By Pablo Esteban Davila
Mauricio Macri is determined to talk about ideas. Despite his Zen rule, now, in his opposition role, he has discovered that, after all, it’s not so bad to have your own speech, away for a moment from marketing advice. Probably the current remoteness of the former golden kid, Marcos Peña, has influenced this mood.
Not long ago he had rescued the figure of Carlos Menem, “our Nixon” as Martín Rodríguez said. According to Macri, the man from La Rioja “had solved the problems of the crack in Argentina” and that, “over time”, he will be increasingly “reclaimed” as the leader of a “modern Peronism”. Although many Argentines would subscribe to those statements, it was Gerardo Morales, the president of radicalism, who was responsible for crossing it harshly: “We reject the neoliberal policies implemented by Menemism in the 90s that today some voices of Argentine politics claim,” he snapped angrily .
Macri must have taken note at that time of what many assumed, that is, that within Together for Change there are quite different ideas about what to do with the country, especially in the economic sphere. But now it seems that the differences also exist on politics itself, which is a tangential way of referring to the symbolic world.
This is what can be deduced after noting the reactions, again from Morales and from radicalism more or less as a whole, after learning the words of the former president in Brazil. Within the framework of the International Freedom Conference in San Pablo, Macri urged to “fight against populism globally” affirming that it “originated in Latin America and perhaps in Argentina is where it started”, putting on an equal footing Hipólito Irigoyen, Juan Domingo Perón and Eva Duarte as followers of this ideology. “If your intention is to break JxC to seek an agreement with sectors of the extreme anti-democratic right, the best thing is to say it concretely,” the governor of Jujuy challenged him. The only thing missing was that he accused him of being a gorilla.
The trident evokes the nationalist historiography of the middle of the last century, which claimed the Rosas-Yrigoyen-Perón line (Néstor Kirchner and family were not yet included in the signing) as the authentic expression of national interests against oligarchic liberalism. For the followers of such a school it was trivial to wonder about the degree of popularity of those referents, given the natural identification between the Nation and the people they postulated.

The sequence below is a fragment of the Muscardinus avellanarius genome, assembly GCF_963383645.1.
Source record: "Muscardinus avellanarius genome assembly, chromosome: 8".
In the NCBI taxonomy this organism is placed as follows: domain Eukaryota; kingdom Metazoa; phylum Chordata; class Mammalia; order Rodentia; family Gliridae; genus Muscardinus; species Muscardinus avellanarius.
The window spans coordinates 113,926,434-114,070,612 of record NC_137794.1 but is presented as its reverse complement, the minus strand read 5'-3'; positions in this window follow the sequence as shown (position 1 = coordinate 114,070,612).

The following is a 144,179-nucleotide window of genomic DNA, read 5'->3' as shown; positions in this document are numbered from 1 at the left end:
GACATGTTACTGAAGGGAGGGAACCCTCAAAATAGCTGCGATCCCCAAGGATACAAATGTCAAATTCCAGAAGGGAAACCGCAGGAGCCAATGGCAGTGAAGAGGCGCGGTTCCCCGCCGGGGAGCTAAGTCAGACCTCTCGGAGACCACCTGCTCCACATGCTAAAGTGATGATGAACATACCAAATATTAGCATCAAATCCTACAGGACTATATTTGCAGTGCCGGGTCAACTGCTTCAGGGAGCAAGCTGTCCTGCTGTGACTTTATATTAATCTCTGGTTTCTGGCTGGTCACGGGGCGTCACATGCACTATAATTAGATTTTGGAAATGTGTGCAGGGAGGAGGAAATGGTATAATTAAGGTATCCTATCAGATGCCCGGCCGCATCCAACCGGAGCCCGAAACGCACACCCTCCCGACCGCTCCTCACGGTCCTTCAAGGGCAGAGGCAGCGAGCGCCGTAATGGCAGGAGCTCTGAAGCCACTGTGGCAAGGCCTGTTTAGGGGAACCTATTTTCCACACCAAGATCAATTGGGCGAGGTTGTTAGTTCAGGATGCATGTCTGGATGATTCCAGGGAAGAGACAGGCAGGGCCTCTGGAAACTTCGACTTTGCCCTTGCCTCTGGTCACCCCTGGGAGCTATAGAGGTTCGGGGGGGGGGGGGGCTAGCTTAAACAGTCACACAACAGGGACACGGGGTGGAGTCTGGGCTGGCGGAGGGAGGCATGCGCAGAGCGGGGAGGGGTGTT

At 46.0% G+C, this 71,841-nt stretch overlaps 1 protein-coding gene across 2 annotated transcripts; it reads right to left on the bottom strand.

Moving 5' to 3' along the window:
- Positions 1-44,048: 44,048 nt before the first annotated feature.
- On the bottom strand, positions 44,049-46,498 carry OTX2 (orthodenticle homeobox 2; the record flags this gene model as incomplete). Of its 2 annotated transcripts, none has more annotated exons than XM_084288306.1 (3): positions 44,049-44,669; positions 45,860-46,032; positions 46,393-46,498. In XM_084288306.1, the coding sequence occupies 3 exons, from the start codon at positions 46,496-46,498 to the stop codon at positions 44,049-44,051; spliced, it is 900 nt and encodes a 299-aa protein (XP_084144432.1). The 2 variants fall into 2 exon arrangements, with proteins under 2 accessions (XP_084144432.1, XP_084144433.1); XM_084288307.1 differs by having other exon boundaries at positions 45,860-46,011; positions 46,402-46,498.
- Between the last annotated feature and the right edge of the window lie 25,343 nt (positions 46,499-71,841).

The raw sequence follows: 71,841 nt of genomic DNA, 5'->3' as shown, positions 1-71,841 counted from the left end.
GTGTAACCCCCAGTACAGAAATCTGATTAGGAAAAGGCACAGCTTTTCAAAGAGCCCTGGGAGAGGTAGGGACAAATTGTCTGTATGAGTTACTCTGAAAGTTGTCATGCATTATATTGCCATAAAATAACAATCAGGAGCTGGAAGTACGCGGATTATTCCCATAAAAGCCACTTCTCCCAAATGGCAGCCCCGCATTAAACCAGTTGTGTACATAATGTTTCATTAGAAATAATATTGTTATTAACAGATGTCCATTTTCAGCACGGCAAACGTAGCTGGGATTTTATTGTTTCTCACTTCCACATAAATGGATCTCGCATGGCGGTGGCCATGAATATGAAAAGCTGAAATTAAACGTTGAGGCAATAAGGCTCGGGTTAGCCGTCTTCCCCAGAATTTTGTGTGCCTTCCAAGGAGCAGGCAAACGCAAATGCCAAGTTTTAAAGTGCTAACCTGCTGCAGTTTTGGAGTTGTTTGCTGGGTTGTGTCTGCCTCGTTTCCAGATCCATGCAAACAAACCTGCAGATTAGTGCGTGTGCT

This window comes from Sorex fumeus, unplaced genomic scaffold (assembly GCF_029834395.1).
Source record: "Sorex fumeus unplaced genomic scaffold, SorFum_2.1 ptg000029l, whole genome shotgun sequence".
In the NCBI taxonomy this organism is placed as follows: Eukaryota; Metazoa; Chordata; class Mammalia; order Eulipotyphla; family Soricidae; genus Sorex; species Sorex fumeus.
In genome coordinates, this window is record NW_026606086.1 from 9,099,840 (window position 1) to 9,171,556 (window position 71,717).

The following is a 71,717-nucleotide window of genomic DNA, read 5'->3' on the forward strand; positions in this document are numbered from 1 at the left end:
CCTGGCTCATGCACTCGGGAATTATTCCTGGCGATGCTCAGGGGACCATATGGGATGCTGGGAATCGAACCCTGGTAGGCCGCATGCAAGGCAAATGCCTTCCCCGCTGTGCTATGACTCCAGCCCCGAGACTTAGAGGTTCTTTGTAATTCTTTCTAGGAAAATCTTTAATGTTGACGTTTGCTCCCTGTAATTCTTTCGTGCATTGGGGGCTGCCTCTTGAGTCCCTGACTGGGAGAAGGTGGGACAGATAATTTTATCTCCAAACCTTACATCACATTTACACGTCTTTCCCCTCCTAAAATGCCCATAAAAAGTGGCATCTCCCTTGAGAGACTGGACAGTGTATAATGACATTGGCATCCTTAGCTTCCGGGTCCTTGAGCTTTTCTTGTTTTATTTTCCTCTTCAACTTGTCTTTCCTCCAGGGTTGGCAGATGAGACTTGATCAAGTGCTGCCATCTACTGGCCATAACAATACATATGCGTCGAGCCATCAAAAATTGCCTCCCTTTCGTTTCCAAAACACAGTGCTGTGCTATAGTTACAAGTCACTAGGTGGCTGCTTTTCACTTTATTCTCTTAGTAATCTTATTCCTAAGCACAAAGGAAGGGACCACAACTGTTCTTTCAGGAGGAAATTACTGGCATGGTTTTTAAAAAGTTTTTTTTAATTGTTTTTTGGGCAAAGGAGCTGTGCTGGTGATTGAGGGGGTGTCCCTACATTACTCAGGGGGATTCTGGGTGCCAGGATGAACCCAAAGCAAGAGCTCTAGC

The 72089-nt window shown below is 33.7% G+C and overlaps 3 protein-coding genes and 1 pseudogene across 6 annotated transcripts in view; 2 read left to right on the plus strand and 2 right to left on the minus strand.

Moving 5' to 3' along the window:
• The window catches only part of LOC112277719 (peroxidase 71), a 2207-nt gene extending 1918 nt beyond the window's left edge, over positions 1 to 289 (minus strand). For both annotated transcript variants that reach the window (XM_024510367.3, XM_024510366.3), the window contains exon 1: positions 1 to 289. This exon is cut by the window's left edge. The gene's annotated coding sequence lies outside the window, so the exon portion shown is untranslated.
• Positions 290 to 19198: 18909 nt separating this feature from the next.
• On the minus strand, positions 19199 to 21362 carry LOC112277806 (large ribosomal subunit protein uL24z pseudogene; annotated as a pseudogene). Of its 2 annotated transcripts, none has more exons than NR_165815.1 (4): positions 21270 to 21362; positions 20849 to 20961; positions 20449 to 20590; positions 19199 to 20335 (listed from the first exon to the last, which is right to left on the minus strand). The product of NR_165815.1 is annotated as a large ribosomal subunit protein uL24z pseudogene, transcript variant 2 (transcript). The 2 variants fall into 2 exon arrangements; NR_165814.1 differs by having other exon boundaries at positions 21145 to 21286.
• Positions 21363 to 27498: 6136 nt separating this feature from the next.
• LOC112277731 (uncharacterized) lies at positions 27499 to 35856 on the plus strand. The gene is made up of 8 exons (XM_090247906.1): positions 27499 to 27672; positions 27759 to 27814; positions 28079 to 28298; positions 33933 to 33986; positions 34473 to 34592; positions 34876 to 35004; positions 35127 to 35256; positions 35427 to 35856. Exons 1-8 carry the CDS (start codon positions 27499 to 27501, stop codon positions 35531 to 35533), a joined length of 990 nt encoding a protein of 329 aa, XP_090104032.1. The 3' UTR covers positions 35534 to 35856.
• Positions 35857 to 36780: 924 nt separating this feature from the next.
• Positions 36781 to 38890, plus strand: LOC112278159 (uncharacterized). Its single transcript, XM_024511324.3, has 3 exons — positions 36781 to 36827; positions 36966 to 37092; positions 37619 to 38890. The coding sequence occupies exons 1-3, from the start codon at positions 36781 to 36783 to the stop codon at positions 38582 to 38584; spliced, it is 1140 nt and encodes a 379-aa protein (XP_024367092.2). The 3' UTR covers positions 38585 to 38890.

But just because someone, especially a president, is popular doesn’t necessarily mean that he or she is a populist. To formulate a synonym between both terms is to pretend to forcefully fit pieces into a complex puzzle. In this sense, to postulate Irigoyen as a populist is to ignore history.
It is known that Macri does not have a special training in the matter and that he is not interested in having it. To be indulgent, tell yourself that she is not alone in this deficit. Unlike what happened in the years after the democratic recovery, the new leadership, whether it is on the right or the left of the spectrum, does not care too much to cultivate the gifts of oratory or those of historical knowledge, ancient stones bases of political praxis. Instead, a Twitter-style knowledge is watered down, where the most sophisticated elaborations must be able to be expressed in 140 characters. This may be fun (for journalism it’s Parnassus) but it’s by no means a ticket to some kind of platonic academy.
Yrigoyen was a peculiar character. Nephew of Leandro N. Alem, his influences came from the old River Plate aristocracy, fallen into disgrace after the new rich that emerged after the Generation of ’80. His uncle’s family had been strongly Rosasista and, in fact, Alem’s father had been shot after the defeat of the Restorer of Laws. His main thinker was Karl Christian Friedrich Krause, a German philosopher whose thought did not transcend much beyond his time.